Dampening of ball rebound also permits utilization of a longer backstroke which, despite claims to the contrary, enhances putting accuracy, particularly when making short putts of less than about six feet. Contrary to popular belief, most short putts are missed, not because the golfer chokes, but rather because the golfer's backstroke is not long enough to enable him to accurately align the striking face of the putter head with the desired line of ball travel. A longer backstroke also makes it easier for the golfer to control the amount of force delivered to the ball when making the putt, thereby enhancing the golfer's ability to control the distance the ball travels.
This invention has been described in detail with reference to a particular embodiment, but it will be understood that various other modifications can be effected within the spirit and scope of this invention.
FIG. 1 is a top cross-sectional view of a prior art putter head which illustrates the surface contact made between an elastomeric striking face insert of the putter head and a golf ball which is being struck by the putter head.
FIG. 2 is a side view of a putter of the present invention.
FIG. 3 is a perspective view of a putter head of the present invention.
FIG. 4 is a cross-sectional view taken along lines 4--4 of FIG. 3.
FIG. 5 is a cross-sectional view taken along lines 5--5 of FIG. 3.
FIG. 6 is a cross-sectional view similar to that illustrated in FIG. 3 showing the deformation which takes place in a laminated striking face insert of the present invention when striking a golf ball.
FIG. 7 is a cross-sectional view similar to FIG. 4 showing a laminated striking face having three layers.
FIG. 8 is an enlarged section of the cross-section of FIG. 7.
FIG. 9 is a graph showing the relationship between the striking force of a golf ball on a putter and club and the absorption of shear forces in the movement of the face plate.
FIG. 10 is a graph showing the energy absorbed by the movement of layers of the laminated face plate of the instant invention.
This invention relates to golf clubs and more particularly to the putter head of a putter type club.
A golfer's desire for a putter providing improved putting accuracy and control is well documented by the number of patents directed to putter type clubs. Some of the more recently issued patents in this area disclose putters having striking faces which are made from a different, generally more resilient, material than the body of the putter head itself which is typically made from a metal such as brass, steel or aluminum or some other relatively rigid material such as a graphite or ceramic composite.
One of the earliest known putters having a striking face made from a resilient material is disclosed in U.S. Pat. No. 3,211,455 to Hyden. The resilient material in Hyden is preferably a rubber having a hardness between about 65 and 85 durometers. The resilient striking face is stated to provide the golfer with a greater sense of touch or feel during stroking of the ball, especially on a putting green.
U.S. Pat. No. 3,218,072 to Burr discloses golf club heads utilizing prestressed porous carbon inserts to form the striking faces. Porous carbon's resiliency is stated to make it possible to increase the rebound of a golf ball from the striking face of the club when the ball is struck with the club, thereby increasing the distance that the golf ball can be driven. The compressibility and elasticity of porous carbon is also disclosed as making it possible to firmly secure the insert in the club head without having to use adhesives, screws or other attaching means.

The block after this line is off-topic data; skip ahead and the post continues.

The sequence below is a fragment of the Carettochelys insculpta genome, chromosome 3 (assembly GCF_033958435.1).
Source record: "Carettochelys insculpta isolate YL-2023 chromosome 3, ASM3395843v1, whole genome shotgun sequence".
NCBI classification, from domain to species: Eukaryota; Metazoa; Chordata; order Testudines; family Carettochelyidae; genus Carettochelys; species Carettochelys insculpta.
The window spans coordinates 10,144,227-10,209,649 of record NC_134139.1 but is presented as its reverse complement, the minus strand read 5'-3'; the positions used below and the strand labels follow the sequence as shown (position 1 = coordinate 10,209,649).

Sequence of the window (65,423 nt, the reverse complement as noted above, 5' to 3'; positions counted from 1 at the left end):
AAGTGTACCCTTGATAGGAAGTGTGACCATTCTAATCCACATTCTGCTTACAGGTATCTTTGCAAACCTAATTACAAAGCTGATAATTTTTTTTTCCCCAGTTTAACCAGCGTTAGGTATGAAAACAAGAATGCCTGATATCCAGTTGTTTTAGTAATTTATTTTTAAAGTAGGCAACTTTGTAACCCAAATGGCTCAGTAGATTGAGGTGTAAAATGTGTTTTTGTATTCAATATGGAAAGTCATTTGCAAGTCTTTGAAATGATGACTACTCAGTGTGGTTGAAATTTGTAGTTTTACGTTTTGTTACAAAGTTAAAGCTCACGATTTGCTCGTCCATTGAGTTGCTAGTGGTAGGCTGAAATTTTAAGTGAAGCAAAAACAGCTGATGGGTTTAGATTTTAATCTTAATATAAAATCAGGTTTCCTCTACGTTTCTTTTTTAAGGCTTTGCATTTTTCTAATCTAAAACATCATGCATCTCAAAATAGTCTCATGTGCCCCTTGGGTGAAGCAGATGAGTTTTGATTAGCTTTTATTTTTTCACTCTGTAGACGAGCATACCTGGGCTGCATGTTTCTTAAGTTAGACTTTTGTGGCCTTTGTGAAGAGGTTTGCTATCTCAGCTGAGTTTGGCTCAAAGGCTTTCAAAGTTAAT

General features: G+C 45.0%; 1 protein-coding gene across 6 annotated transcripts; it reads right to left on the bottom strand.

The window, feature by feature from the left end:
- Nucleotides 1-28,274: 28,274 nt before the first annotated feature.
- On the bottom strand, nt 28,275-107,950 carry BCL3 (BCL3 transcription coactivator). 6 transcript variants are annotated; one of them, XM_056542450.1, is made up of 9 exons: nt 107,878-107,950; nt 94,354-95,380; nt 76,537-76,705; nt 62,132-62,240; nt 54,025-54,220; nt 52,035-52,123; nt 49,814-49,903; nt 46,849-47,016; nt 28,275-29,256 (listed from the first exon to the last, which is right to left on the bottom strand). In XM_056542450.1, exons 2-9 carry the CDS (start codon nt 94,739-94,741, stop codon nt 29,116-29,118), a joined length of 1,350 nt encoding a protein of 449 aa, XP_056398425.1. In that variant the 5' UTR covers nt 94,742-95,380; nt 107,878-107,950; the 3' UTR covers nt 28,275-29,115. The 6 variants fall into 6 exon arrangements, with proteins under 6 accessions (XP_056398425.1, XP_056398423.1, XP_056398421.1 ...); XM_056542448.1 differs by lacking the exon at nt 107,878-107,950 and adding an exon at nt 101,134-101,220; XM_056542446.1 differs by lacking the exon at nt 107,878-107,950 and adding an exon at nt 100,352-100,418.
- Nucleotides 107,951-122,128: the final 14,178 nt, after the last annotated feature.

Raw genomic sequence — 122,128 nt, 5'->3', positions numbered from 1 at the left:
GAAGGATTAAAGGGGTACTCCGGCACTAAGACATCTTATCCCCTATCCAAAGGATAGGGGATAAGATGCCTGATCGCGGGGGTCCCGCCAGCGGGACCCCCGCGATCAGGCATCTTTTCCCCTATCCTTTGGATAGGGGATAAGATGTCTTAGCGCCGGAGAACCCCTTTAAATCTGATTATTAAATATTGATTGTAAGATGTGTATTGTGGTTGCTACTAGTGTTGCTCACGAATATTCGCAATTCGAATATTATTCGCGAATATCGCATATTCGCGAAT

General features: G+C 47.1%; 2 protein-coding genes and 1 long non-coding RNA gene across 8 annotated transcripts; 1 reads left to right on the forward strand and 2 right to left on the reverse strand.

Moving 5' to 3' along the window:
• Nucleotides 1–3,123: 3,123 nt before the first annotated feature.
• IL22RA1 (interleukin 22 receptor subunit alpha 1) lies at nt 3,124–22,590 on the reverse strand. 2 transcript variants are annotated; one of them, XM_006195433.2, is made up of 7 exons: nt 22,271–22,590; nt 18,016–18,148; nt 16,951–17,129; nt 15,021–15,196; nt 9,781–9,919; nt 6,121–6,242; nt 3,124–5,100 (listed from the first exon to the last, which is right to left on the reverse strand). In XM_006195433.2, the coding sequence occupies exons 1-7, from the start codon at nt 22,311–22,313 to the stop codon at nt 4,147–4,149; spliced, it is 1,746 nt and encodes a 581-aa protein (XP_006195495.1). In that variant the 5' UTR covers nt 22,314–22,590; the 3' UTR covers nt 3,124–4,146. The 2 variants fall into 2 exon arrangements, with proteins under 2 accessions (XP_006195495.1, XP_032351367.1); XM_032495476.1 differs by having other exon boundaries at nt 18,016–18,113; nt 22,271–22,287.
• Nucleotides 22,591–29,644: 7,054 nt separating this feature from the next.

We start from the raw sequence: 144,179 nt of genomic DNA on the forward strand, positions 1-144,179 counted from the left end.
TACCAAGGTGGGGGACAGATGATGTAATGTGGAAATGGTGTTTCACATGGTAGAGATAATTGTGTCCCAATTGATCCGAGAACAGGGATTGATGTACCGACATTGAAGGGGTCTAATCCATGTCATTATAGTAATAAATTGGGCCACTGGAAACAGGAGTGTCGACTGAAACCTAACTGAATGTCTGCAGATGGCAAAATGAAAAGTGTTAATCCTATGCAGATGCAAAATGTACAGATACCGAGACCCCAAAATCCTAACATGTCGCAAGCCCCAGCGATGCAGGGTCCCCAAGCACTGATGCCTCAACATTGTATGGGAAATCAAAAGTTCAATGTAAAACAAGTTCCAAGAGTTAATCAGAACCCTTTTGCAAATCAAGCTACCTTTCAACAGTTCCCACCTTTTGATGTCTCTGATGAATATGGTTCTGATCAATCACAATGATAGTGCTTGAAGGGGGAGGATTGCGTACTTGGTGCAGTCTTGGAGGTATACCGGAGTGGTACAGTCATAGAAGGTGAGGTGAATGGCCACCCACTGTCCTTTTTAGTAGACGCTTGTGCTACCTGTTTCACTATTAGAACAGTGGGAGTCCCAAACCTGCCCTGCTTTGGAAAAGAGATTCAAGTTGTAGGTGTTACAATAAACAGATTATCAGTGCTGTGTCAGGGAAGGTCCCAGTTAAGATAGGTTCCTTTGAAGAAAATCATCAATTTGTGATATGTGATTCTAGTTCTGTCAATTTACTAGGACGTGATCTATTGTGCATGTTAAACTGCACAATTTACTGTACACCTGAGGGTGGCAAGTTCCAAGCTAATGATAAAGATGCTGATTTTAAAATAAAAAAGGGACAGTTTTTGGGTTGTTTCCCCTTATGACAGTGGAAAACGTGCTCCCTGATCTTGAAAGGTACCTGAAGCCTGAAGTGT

U.S. Pat. No. 4,156,526 to Huggins et al. discloses a putter having a putter head which defines an elongate cavity in which a resilient block is disposed which serves as the putter striking face. The size and shape of the block is such that when striking a golf ball, the rearwardly deformed area of the block assumes an elliptical shape which moves in vertical direction relative to the golf ball when the deformed area returns to its initial configuration. This vertical movement of the block is disclosed as having no tendency to divert the golf ball from a path normal to the putter striking surface. As such, putting accuracy is apparently maintained.
U.S. Pat. No. 4,199,144 to Skelly discloses a putter having a striking face made of rock hard plastic. The rock hard plastic is said to deliver a stronger force against the golf ball than the putter face of a conventional putter so that the ball will travel approximately 4 to 8 inches farther than conventionally expected.
U.S. Pat. No. 4,422,638 to Tucker discloses a golf putter having a soft face formed from an elastomer having high resiliency and a hardness greater than about 70 durometer A and preferably less than the hardness of a golf ball which is stated to be in the range of 99 durometer A and 50 durometer D at the surface of the ball. The high resiliency of the elastomer is believed to cause the ball to rebound sharply without energy loss, thereby increasing the distance of ball travel. This, in turn, permits utilization of a shorter back swing which is stated to substantially increase accuracy of the back swing and, thus, the direction of ball travel.
U.S. Pat. No. 4,679,792 to Straza et al., discloses a golf putter head having a striking face insert which comprises a honeycomb cellular structure. The honeycomb cells are filled with a resilient, epoxy material to increase momentum imported to a golf ball upon impact. The exposed edges of the honeycomb cells which contact the ball on impact are stated to prevent slippage and enhance directional control over the ball line of travel.